Camping at Glastonbury

Your ticket price includes access to the camping fields. You can choose to pitch your tent anywhere within the designated camping zones that sit throughout the Festival, from fields right next to the Pyramid Stage to more tranquil areas on the outskirts of the Festival.

Where to pitch your tent

Different areas have different atmospheres. For example, Pennard Hill Ground, between The Park and The Healing Fields, is a popular, lively spot. It has a culture of its own with people returning year on year. Alternatively, camping zones on the periphery of the Festival, such as Limekilns and Hitchin Hill Ground, tend to be quieter. Some camping fields are very busy and fill up quickly but there is usually more camping space to the west of the site near the Park. Camping areas are marked out on the site map which you can find on the Information front page.

Although the capacity of Glastonbury Festival remained the same as previous years’ a substantial new area of extra camping space was brought in for 2011’s Festival. The extra space is close to the west car parks, just over the concrete road and a very short walk to the main site and entertainment areas.

There was also a new Family Camping area, on the north-west of the site at Wicket Ground – again, you can see that on the Information front page.

Camping tips

– BBQs can cause carbon monoxide poisoning when left in your tent. Never put them in an enclosed space, even after they appear to have gone out. For more info click here.

– Campsite stewards have a base in every camping field. Check out where the nearest one is to you. They can direct and advise you, and are first port of call in an emergency – be it a medical or security issue.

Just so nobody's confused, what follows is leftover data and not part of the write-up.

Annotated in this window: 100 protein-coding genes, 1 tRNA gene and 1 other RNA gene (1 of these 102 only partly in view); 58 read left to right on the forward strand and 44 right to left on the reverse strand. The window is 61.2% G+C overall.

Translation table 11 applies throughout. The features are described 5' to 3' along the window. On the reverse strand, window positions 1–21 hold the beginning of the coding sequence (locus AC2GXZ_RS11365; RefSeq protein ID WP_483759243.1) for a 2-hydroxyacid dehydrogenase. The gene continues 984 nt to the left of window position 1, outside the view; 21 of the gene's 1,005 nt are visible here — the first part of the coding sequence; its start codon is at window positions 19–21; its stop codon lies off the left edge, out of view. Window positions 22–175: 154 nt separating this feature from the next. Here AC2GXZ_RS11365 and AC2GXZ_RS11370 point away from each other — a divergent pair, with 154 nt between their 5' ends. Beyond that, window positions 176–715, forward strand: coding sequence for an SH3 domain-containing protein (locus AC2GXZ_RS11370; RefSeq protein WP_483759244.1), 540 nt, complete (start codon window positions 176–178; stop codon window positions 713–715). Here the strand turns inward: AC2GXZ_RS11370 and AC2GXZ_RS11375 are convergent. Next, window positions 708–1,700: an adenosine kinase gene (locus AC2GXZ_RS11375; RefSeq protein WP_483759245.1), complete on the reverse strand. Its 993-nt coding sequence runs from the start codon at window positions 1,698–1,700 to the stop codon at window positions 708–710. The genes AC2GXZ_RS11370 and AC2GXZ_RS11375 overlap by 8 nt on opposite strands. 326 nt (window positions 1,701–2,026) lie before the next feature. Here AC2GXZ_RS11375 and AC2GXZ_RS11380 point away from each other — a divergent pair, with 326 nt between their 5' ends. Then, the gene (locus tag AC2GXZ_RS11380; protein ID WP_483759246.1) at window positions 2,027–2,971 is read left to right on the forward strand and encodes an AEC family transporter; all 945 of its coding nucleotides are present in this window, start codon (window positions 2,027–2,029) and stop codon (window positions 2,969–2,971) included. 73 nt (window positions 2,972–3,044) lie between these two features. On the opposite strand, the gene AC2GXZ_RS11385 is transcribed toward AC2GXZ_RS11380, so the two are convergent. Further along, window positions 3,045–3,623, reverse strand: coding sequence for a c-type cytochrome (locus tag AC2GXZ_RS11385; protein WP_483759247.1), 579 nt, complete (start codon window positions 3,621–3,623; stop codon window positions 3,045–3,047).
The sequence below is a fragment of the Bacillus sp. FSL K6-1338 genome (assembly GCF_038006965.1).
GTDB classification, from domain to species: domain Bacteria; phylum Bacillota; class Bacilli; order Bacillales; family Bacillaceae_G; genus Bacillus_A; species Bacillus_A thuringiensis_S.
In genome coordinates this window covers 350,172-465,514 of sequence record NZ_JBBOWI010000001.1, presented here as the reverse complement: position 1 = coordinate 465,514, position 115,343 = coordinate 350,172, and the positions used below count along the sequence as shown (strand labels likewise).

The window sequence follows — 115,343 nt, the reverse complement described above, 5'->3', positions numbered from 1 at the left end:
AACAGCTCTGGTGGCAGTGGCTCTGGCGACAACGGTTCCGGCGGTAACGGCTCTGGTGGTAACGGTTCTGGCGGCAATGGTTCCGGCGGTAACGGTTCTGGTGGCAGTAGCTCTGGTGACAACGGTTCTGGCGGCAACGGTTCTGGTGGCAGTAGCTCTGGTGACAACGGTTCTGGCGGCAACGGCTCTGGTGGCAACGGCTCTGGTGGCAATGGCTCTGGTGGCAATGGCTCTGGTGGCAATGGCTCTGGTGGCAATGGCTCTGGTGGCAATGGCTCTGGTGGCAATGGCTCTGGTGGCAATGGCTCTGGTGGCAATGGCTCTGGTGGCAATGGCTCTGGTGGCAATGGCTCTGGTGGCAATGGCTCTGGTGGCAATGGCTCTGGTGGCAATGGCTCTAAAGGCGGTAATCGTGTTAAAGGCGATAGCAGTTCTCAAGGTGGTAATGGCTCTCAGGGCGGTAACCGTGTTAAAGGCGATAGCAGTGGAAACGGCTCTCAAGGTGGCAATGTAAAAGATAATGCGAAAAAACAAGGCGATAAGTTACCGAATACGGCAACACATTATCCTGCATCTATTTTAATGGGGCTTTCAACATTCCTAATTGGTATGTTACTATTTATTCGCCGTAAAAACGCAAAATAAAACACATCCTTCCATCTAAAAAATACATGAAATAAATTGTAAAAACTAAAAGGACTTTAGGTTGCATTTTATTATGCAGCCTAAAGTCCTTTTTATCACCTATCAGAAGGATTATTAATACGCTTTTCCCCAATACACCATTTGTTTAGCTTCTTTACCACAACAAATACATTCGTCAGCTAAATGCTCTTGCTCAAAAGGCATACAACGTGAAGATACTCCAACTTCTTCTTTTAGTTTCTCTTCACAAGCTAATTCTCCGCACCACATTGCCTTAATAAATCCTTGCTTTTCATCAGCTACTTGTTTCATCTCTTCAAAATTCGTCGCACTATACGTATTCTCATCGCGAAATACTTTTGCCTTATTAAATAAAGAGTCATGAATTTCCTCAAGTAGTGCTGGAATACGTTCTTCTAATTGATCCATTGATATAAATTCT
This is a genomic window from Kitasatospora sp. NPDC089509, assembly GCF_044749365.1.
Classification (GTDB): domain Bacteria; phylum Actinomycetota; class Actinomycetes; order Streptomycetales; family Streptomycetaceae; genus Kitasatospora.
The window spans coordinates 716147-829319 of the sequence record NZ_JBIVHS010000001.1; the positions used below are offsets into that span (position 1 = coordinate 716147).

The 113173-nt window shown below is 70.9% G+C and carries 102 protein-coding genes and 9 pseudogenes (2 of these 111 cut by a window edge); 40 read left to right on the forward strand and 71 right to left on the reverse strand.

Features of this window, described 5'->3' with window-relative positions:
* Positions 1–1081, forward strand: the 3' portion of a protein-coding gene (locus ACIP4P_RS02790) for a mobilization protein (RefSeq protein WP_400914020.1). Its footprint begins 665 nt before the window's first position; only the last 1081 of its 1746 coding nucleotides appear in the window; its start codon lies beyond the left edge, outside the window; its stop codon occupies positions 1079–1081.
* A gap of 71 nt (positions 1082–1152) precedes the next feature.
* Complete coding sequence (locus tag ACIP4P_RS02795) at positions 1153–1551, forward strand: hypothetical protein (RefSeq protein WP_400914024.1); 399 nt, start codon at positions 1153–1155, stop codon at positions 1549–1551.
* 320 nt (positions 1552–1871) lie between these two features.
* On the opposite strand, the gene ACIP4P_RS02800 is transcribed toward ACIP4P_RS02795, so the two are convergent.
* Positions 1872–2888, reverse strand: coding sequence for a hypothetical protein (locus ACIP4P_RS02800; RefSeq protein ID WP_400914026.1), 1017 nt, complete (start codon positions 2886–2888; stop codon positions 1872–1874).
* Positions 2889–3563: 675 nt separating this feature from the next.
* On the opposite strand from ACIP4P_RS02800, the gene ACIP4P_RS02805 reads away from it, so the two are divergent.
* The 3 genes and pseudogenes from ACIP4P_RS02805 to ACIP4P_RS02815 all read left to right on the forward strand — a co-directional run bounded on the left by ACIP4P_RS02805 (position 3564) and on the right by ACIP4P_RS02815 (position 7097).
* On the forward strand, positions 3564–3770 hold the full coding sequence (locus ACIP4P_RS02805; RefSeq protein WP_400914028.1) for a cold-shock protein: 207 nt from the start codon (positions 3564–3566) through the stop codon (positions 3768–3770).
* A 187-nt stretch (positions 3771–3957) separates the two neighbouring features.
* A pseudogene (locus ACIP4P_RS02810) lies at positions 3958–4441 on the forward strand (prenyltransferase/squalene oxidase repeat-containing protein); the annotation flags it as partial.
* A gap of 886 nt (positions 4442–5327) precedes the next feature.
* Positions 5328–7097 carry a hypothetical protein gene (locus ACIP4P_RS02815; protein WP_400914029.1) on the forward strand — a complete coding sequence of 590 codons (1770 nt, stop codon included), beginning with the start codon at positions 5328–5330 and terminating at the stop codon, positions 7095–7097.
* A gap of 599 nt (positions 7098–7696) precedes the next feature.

– It is worth noting where you camp in relation to a numbered Fire Point or other fixed point, or clearly marking your pitch with a flag. It can be a nightmare to find your tent without a recognisable landmark.

– Please do not take up too much space when setting up camp. And please, please do not bring a gazebo. They needlessly take up valuable camping space (and there are plenty of more interesting places to sit at the Festival than just outside your tent).

– Say hello to your neighbours to build a community feeling and provide greater security. Look after each other and if someone is feeling ill, get help.

– Remember that tents are very vulnerable, even zipped up. Padlocks scream “I have something worth nicking in here”.

– If you’re worried about something being stolen, don’t leave it in your tent. Essential valuables can be left at the free 24-hour Property Lock-ups which are prominent around the site. They also provide free loo rolls and soap. They are marked on Festival maps with the keyhole logo.

– Postcode your valuables. UV pens are available at Property Lock-ups.

– Bear in mind that the most commonly lost items in the camping fields are keys, wallets, phones and cameras. Please keep them safe!

– Be inventive about hiding your money – and don’t keep it all in one place.

– Love the farm – please do not leave any kit behind when you leave the farm.


Picture by James H

Family camping

There are two Family Camping Fields: the Cockmill Meadow near the Kidz Field and another on the north-west of the site at Wicket Ground. Families do not need a special ticket to camp in the Family fields, but it is not possible to reserve space in advance (and they can fill up quickly).

Anyone heading for the family campsite by the Acoustic field should take the Purple Route into the Festival.

Accessible camping

Accessible camping for those who have registered additional needs is located in Spring Ground, on the west side of the site. For full access information and facilities at the Festival click here.

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